Although not all heart failure patients are candidates for a heart-assist device or a heart transplant, tens of thousands could be. At any given time, as many as 4,000 Americans are on the waiting list for a heart transplant, but only 2,100 people receive new hearts in the U.S. each year because of a shortage of suitable donor organs. Hundreds of people each year die while waiting for a heart.
In the past 20 years, many devices have been developed to help the heart pump. Most have been left-ventricular assist devices or systems, sometimes referred to as LVADs or LVASs. But others have assisted the right side of the heart or both sides - collectively, such devices are called VADs.
The therapy has become common enough that hospitals can now apply for accreditation as certified VAD centers, an indication of their experience in implanting the devices and taking care of patients before and after they receive their device. This spring, U-M became one of the first few such accredited VAD centers in the nation.
The DuraHeart was invented and developed by a team led by Chisato Nojiri, M.D., Ph.D., the chief executive officer of Terumo Heart. More than a decade of research and development has led to this clinical trial and the trial in Europe, as well as a trial in Japan that may begin later this year. Pagani serves as an unpaid consultant to Terumo Heart.
The clinical trial will enroll 140 patients in a prospective, non-randomized fashion, and up to 40 hospitals may eventually take part. All of the devices are being made in Ann Arbor at Terumo Heart.
To implant a DuraHeart device, the surgeon diverts blood flow from the ailing left ventricle of the heart into a titanium tube that leads into the pumping chamber. The magnetically levitating impeller, a flat magnetic disc, acts as a paddlewheel, turning constantly as it is magnetically attracted to the turning motor within the pump housing. This pushes blood into a flexible artificial blood vessel, which is connected to the large blood vessel called the ascending aorta.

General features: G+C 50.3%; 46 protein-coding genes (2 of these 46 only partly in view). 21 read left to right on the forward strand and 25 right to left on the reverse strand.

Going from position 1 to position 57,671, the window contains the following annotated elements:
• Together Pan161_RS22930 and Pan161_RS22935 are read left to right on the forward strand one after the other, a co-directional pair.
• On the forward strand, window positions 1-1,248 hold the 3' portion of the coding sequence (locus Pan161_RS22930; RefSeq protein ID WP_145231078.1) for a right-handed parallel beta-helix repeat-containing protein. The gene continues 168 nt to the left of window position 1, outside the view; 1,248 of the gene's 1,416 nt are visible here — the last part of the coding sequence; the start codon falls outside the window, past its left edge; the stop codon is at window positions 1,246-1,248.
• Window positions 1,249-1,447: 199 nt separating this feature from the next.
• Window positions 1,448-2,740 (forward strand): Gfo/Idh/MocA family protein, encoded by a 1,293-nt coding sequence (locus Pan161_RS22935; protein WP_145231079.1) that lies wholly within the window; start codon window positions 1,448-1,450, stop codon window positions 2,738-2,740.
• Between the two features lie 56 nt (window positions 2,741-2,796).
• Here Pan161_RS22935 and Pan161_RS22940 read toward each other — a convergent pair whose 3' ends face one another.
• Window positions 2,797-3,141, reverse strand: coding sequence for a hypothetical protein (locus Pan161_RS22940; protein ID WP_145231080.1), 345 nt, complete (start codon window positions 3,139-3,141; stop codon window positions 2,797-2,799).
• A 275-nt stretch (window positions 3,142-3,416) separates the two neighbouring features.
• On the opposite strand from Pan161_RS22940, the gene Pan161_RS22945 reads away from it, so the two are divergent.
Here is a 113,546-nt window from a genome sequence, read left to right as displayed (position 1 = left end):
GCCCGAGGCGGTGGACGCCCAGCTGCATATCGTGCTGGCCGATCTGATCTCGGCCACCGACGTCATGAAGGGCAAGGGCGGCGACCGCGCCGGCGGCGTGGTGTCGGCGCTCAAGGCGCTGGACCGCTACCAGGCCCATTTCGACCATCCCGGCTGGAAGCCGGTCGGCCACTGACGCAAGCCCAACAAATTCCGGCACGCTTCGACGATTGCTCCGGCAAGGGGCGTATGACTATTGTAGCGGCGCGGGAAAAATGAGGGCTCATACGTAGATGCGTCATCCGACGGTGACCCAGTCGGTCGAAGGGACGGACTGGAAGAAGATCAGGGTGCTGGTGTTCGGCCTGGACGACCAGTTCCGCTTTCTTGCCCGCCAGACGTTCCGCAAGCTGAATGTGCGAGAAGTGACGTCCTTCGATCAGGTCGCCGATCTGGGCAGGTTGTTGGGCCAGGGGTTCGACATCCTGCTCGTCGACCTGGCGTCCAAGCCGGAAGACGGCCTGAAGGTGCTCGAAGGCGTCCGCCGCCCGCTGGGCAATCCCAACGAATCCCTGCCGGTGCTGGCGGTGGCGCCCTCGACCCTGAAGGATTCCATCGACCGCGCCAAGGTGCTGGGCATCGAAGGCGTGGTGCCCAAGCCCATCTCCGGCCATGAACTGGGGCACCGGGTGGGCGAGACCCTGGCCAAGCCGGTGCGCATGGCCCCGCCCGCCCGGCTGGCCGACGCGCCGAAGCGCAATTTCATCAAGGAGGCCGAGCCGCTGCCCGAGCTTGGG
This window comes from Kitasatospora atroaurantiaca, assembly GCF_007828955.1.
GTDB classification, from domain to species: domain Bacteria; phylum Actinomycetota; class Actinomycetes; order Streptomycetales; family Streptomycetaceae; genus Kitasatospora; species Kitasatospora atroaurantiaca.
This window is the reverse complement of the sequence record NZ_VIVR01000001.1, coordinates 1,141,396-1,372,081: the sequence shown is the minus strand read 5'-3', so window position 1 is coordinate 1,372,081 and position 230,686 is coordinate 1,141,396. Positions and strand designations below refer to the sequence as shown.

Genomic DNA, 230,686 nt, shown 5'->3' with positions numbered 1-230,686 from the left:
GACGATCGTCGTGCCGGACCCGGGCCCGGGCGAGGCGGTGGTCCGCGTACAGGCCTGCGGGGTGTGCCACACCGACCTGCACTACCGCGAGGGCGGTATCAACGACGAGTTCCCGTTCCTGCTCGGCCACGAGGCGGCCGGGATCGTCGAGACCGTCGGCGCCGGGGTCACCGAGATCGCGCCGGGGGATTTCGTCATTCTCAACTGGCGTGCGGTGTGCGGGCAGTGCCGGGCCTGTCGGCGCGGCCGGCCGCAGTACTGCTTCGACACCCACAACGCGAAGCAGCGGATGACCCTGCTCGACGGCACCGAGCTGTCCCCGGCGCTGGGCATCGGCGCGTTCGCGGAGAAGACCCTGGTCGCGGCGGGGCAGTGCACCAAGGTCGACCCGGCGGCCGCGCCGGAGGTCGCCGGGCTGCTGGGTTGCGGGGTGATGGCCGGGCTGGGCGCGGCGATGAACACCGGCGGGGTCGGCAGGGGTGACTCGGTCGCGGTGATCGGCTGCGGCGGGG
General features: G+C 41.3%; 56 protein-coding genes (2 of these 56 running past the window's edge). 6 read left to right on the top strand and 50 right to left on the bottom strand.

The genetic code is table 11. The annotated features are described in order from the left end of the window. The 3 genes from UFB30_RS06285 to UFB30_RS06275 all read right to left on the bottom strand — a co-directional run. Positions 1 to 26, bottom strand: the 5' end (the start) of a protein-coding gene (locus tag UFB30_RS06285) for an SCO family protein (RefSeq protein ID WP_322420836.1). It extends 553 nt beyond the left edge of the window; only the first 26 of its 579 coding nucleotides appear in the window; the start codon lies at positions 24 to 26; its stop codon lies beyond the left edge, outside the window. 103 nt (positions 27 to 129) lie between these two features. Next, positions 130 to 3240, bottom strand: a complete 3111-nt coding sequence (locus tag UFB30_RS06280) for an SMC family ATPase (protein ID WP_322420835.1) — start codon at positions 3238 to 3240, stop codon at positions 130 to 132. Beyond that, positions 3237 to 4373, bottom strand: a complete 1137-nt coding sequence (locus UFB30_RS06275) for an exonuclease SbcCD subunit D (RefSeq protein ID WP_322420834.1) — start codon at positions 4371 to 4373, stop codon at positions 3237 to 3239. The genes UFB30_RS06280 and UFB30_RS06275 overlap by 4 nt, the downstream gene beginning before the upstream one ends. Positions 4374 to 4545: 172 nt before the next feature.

By assisting the weak left ventricle, which is the heart chamber most commonly affected by heart failure, the DuraHeart allows the heart muscle to rest. It also provides better blood flow to the body, brain and organs than a weak heart ever could - which helps patients prepare for the arduous surgery of a heart transplant.
Devices such as the HeartMate II and its predecessor HeartMate XVE, and potentially the DuraHeart, may become substitutes for heart transplants over time. They may allow patients to live for years with help from the device, or to recover enough heart function that they no longer need either a device or a transplant. The HeartMate XVE is already approved for this type of "destination" use, and the HeartMate II is currently in a clinical trial for this purpose.
The DuraHeart may hold the same potential, says Pagani, but first it must be tested as a bridge to transplantation. With Anthony Shannon as the pioneer, that test has now begun.
For information on the U-M Cardiovascular Center, visit www.umcvc.org